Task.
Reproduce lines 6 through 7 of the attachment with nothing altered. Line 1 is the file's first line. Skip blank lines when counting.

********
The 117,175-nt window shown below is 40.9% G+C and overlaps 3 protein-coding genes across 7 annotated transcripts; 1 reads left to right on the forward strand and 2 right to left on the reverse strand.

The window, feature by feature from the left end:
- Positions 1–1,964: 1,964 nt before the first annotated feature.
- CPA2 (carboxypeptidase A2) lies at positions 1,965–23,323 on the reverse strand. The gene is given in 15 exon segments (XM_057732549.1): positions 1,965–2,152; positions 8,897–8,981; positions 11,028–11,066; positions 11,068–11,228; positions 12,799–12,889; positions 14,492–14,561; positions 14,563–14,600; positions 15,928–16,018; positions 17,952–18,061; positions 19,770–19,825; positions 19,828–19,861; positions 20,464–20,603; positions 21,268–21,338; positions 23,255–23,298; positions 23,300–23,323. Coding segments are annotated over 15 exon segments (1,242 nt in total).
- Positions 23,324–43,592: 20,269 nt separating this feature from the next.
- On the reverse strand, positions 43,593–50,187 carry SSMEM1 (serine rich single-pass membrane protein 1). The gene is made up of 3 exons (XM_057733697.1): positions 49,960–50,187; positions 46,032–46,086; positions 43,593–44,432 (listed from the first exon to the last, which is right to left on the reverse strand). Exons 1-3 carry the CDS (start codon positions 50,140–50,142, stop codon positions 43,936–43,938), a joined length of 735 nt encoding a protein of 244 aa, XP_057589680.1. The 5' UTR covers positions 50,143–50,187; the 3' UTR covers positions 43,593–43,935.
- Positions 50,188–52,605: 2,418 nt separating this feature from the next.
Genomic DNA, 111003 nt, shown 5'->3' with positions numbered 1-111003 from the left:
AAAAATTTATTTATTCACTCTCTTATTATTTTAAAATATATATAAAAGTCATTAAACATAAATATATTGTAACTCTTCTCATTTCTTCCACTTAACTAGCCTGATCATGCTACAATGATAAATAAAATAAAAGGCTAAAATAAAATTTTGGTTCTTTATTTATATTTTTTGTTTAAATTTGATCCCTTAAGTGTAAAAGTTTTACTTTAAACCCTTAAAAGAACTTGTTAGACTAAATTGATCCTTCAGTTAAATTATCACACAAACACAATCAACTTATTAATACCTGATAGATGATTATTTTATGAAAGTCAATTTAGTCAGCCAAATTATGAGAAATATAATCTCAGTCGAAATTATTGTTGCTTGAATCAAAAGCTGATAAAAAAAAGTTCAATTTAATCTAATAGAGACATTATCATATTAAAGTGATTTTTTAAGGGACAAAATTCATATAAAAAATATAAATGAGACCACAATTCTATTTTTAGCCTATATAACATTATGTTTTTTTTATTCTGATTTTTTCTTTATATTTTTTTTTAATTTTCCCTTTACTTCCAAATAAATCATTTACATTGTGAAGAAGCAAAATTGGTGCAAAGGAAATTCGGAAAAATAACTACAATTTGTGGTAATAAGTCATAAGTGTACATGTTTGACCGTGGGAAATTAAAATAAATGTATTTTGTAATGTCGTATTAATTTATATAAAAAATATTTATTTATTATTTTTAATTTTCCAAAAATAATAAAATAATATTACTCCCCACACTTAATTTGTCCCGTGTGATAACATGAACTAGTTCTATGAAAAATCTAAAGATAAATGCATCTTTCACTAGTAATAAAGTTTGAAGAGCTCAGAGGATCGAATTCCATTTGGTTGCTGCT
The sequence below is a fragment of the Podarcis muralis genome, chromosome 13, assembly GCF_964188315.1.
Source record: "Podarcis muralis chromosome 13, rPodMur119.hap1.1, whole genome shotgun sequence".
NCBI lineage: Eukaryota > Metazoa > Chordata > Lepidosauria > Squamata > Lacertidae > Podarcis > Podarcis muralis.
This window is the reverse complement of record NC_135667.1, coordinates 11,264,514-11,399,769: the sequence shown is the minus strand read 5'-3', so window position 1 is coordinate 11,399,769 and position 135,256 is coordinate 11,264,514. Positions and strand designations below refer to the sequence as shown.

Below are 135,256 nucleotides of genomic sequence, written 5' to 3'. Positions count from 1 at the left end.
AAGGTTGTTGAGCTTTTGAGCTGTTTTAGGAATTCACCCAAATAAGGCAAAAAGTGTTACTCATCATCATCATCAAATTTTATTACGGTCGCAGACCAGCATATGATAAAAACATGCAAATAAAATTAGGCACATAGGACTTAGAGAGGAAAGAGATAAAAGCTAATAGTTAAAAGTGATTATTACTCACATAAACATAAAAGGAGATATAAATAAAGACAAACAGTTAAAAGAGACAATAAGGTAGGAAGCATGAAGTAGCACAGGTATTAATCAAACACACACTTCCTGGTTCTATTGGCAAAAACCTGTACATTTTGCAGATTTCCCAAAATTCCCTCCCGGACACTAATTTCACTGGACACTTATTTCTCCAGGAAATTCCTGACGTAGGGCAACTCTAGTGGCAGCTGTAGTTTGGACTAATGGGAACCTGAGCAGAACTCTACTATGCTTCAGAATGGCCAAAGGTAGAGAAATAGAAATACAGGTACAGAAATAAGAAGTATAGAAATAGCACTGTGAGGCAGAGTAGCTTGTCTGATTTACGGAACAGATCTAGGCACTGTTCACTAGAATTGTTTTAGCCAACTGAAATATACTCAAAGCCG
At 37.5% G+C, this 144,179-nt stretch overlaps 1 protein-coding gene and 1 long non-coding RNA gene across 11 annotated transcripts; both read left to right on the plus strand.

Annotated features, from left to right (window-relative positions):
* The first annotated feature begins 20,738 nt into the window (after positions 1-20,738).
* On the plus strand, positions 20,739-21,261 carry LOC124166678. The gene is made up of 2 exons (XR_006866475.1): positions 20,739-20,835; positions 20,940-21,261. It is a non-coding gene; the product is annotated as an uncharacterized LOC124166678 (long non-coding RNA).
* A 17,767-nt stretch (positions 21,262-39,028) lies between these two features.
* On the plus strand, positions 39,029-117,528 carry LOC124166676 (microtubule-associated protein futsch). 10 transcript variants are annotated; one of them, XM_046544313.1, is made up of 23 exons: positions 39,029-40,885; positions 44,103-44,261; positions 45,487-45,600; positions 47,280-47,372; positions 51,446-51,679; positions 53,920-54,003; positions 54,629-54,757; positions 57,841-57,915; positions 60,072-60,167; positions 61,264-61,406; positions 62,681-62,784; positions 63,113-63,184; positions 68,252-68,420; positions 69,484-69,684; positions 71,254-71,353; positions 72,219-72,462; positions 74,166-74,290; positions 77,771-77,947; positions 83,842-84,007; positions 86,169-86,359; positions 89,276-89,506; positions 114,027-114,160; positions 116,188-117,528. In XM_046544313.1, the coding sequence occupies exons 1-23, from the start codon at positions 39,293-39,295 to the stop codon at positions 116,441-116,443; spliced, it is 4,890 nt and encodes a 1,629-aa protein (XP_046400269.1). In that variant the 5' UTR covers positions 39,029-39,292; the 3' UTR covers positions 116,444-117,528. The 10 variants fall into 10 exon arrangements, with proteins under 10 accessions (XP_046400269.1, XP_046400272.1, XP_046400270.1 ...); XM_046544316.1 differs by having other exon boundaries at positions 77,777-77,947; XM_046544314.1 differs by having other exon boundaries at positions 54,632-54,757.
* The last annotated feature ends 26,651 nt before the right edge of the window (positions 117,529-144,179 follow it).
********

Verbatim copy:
- On the reverse strand, positions 43,593–50,187 carry SSMEM1 (serine rich single-pass membrane protein 1). The gene is made up of 3 exons (XM_057733697.1): positions 49,960–50,187; positions 46,032–46,086; positions 43,593–44,432 (listed from the first exon to the last, which is right to left on the reverse strand). Exons 1-3 carry the CDS (start codon positions 50,140–50,142, stop codon positions 43,936–43,938), a joined length of 735 nt encoding a protein of 244 aa, XP_057589680.1. The 5' UTR covers positions 50,143–50,187; the 3' UTR covers positions 43,593–43,935.
- Positions 50,188–52,605: 2,418 nt separating this feature from the next.